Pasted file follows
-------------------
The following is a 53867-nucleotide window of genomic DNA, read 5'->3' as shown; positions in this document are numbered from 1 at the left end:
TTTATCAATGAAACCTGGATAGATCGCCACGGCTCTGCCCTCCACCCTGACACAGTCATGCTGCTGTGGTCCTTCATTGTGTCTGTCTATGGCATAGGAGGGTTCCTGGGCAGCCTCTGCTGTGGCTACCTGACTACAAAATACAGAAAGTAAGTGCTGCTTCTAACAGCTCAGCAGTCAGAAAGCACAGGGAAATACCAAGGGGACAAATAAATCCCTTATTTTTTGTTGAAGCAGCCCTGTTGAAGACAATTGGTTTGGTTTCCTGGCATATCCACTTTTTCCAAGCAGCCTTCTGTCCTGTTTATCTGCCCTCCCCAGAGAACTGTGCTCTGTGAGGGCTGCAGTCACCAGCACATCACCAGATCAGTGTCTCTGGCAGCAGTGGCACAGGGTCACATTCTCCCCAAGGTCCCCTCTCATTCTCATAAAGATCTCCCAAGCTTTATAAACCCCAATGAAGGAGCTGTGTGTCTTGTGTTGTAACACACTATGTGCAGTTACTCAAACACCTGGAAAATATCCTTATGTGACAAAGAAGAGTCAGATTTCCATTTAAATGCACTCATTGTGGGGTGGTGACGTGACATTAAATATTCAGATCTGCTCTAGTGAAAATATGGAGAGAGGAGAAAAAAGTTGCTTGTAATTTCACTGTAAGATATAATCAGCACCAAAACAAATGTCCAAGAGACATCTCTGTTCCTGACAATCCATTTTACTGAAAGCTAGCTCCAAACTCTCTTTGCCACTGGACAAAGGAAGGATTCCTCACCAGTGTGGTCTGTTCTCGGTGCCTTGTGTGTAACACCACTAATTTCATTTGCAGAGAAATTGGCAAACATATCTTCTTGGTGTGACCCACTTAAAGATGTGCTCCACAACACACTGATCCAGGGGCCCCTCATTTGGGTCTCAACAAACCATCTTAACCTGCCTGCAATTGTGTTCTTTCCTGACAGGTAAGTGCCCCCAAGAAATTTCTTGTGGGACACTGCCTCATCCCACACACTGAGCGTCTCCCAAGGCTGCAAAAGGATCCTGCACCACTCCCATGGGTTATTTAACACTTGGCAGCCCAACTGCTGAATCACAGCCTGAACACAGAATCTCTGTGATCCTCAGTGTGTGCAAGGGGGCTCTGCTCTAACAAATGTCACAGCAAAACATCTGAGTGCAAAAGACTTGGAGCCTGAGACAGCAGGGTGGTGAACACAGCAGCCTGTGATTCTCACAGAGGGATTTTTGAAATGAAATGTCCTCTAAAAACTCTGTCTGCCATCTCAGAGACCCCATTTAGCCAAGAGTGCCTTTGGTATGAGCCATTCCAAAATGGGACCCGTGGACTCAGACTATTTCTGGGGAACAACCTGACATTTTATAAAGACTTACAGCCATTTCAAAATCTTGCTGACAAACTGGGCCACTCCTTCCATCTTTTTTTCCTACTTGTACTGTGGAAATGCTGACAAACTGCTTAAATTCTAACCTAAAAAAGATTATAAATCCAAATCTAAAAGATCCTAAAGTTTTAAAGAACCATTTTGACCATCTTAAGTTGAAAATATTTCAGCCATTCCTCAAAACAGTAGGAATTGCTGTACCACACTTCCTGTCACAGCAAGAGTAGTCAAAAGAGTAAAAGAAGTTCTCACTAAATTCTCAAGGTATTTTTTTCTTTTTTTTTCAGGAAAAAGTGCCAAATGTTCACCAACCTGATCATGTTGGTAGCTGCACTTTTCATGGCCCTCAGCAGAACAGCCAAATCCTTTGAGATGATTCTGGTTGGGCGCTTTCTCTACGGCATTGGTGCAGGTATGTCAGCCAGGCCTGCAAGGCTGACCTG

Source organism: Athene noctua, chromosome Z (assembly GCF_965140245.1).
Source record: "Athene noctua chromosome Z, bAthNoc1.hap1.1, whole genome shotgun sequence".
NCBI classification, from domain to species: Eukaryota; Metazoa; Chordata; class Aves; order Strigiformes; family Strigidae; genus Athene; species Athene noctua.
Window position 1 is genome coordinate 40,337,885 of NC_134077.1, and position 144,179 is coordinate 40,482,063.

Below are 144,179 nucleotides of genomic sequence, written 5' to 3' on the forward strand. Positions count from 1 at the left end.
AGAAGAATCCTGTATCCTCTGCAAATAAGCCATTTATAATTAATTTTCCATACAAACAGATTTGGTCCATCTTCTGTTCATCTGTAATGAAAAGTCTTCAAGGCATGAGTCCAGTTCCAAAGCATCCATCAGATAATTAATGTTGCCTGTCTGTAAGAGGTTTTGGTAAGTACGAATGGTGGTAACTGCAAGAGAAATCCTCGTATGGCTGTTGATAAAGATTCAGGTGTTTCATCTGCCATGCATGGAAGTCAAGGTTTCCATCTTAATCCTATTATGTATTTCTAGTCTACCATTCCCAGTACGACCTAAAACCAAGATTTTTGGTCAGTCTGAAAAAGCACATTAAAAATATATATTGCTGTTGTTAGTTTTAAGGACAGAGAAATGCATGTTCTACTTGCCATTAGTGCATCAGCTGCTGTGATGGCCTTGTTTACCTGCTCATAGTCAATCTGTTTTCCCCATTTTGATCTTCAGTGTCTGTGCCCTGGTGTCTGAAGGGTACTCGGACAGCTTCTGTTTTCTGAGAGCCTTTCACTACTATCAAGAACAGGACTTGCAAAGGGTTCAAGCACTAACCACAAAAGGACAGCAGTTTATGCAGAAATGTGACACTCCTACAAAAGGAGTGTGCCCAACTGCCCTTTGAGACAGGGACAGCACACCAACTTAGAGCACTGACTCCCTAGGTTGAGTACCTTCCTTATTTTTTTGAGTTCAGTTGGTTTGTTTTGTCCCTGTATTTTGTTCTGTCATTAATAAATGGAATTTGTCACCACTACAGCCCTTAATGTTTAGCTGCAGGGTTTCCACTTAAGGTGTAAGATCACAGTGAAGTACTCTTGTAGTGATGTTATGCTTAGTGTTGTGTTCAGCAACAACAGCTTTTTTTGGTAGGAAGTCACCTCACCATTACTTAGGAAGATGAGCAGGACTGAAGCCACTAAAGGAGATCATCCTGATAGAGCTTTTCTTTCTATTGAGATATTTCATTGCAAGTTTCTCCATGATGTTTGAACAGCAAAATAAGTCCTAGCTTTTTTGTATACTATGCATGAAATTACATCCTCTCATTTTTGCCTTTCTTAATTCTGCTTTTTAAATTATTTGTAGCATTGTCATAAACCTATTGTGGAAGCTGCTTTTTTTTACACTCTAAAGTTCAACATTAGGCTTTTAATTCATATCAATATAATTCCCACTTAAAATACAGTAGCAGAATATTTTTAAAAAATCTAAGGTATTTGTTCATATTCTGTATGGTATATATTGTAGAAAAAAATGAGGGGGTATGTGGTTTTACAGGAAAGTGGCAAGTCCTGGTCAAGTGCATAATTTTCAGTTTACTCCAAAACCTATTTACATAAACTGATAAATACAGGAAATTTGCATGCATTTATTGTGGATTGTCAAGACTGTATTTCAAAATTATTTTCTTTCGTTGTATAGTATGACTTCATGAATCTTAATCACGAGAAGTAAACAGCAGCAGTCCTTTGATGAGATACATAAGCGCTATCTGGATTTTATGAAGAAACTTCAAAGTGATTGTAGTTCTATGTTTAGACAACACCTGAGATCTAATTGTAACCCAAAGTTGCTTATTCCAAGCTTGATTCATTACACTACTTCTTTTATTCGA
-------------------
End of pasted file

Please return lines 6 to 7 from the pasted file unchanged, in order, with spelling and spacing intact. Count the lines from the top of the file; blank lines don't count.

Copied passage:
Window position 1 is genome coordinate 40,337,885 of NC_134077.1, and position 144,179 is coordinate 40,482,063.

Below are 144,179 nucleotides of genomic sequence, written 5' to 3' on the forward strand. Positions count from 1 at the left end.